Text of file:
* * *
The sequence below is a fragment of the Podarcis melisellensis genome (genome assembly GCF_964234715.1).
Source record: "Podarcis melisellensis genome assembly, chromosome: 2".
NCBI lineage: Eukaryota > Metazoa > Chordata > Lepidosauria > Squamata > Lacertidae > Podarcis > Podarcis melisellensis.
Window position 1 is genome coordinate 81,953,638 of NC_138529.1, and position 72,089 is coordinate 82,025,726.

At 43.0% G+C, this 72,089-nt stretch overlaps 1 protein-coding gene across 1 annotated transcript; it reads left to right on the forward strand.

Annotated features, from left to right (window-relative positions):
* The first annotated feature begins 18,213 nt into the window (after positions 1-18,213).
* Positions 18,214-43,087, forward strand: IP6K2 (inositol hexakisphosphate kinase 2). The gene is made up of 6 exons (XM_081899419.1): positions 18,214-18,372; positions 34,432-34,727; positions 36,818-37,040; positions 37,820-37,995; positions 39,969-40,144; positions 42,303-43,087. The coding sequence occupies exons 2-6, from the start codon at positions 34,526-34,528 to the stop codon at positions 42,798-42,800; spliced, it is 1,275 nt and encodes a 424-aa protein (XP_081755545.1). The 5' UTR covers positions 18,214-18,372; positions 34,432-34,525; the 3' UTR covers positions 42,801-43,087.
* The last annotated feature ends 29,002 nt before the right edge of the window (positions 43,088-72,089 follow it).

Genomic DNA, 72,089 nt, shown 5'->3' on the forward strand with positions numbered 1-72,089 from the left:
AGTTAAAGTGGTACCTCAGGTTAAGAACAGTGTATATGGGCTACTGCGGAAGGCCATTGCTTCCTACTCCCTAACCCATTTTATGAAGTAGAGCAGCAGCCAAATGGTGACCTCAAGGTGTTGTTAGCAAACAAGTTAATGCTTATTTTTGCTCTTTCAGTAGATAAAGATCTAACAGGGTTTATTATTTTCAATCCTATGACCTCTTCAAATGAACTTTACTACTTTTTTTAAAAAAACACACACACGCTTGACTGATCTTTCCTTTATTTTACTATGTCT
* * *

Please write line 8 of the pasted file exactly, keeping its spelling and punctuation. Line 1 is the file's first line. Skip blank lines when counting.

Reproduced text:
* Positions 18,214-43,087, forward strand: IP6K2 (inositol hexakisphosphate kinase 2). The gene is made up of 6 exons (XM_081899419.1): positions 18,214-18,372; positions 34,432-34,727; positions 36,818-37,040; positions 37,820-37,995; positions 39,969-40,144; positions 42,303-43,087. The coding sequence occupies exons 2-6, from the start codon at positions 34,526-34,528 to the stop codon at positions 42,798-42,800; spliced, it is 1,275 nt and encodes a 424-aa protein (XP_081755545.1). The 5' UTR covers positions 18,214-18,372; positions 34,432-34,525; the 3' UTR covers positions 42,801-43,087.